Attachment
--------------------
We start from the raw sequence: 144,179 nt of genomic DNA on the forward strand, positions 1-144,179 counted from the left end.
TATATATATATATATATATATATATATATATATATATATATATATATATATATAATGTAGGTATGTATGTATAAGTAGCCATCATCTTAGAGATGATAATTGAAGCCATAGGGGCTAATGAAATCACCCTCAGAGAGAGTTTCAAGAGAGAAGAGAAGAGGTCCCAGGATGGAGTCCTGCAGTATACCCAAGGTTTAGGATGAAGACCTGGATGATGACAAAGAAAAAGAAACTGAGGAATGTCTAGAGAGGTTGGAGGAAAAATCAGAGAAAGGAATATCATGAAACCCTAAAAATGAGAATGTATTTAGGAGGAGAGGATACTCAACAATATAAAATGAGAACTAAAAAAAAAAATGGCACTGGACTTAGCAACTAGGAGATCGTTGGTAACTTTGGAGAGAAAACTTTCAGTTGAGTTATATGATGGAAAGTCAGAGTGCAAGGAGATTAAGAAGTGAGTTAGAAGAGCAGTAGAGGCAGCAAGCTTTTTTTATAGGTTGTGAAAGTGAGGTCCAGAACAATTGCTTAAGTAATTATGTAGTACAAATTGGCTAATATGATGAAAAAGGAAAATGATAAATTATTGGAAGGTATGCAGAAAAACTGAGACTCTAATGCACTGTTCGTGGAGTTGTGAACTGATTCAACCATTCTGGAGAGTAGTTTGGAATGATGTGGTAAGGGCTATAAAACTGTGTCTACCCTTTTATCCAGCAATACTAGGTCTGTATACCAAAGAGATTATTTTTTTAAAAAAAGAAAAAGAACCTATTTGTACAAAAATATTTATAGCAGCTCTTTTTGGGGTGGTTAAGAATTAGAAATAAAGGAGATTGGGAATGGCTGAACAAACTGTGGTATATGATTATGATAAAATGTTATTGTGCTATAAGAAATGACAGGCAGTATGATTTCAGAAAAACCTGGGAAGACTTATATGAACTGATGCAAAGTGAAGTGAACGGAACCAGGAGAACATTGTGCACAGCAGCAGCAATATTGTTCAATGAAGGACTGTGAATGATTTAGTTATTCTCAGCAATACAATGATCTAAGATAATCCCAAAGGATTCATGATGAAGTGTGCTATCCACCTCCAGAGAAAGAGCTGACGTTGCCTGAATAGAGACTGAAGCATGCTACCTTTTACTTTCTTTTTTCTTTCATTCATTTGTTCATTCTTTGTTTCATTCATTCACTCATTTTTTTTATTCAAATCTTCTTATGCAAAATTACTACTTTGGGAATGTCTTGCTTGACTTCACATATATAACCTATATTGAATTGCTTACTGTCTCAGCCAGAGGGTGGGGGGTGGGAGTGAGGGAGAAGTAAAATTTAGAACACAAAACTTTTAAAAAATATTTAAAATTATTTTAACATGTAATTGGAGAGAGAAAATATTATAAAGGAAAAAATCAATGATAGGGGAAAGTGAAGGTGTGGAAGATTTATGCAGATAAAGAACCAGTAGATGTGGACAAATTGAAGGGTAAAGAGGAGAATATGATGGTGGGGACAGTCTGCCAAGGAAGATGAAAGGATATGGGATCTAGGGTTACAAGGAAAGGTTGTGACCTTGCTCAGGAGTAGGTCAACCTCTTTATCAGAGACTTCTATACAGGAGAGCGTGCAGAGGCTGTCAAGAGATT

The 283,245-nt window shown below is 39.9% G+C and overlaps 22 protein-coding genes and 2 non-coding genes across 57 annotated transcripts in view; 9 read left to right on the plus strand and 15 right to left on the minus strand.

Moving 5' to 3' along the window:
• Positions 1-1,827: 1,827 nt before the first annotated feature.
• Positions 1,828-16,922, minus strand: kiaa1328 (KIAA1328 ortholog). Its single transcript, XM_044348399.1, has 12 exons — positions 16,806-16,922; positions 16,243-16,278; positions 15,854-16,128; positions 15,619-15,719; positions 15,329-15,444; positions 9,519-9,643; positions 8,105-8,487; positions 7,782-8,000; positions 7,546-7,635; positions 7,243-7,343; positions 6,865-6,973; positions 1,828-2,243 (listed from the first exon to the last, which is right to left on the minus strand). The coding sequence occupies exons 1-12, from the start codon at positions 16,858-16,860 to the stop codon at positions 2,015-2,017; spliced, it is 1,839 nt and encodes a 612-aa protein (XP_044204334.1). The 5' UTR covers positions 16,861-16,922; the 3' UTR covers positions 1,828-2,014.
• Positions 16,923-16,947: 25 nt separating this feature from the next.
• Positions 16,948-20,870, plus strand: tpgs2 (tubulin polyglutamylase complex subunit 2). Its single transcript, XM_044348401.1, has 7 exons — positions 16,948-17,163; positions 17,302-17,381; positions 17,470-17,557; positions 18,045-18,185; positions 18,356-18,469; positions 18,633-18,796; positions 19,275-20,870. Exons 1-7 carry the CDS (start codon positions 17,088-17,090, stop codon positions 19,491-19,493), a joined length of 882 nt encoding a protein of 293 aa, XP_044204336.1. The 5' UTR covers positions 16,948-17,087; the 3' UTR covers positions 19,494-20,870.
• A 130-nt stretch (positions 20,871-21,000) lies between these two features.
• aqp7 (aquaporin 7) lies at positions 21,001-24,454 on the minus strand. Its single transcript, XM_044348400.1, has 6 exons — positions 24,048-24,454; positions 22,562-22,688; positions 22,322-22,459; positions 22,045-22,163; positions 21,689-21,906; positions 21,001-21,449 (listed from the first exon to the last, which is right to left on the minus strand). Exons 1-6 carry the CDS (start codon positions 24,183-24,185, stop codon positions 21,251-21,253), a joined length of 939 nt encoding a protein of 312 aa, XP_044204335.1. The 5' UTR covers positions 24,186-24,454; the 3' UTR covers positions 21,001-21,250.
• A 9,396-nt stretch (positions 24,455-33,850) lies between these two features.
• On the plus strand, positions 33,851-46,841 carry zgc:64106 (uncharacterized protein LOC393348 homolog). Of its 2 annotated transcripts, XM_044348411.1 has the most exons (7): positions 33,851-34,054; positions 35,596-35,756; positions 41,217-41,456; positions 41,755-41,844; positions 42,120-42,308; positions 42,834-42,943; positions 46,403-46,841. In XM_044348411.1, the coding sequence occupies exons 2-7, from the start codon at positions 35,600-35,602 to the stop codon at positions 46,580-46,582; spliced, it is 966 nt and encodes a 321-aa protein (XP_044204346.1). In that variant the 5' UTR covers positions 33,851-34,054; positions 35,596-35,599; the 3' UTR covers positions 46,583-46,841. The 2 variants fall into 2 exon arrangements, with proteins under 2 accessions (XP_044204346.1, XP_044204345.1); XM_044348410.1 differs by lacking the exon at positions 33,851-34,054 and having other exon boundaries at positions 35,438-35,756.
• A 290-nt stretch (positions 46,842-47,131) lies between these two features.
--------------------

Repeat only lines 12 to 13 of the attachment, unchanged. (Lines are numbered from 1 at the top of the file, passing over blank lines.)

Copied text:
• On the plus strand, positions 33,851-46,841 carry zgc:64106 (uncharacterized protein LOC393348 homolog). Of its 2 annotated transcripts, XM_044348411.1 has the most exons (7): positions 33,851-34,054; positions 35,596-35,756; positions 41,217-41,456; positions 41,755-41,844; positions 42,120-42,308; positions 42,834-42,943; positions 46,403-46,841. In XM_044348411.1, the coding sequence occupies exons 2-7, from the start codon at positions 35,600-35,602 to the stop codon at positions 46,580-46,582; spliced, it is 966 nt and encodes a 321-aa protein (XP_044204346.1). In that variant the 5' UTR covers positions 33,851-34,054; positions 35,596-35,599; the 3' UTR covers positions 46,583-46,841. The 2 variants fall into 2 exon arrangements, with proteins under 2 accessions (XP_044204346.1, XP_044204345.1); XM_044348410.1 differs by lacking the exon at positions 33,851-34,054 and having other exon boundaries at positions 35,438-35,756.
• A 290-nt stretch (positions 46,842-47,131) lies between these two features.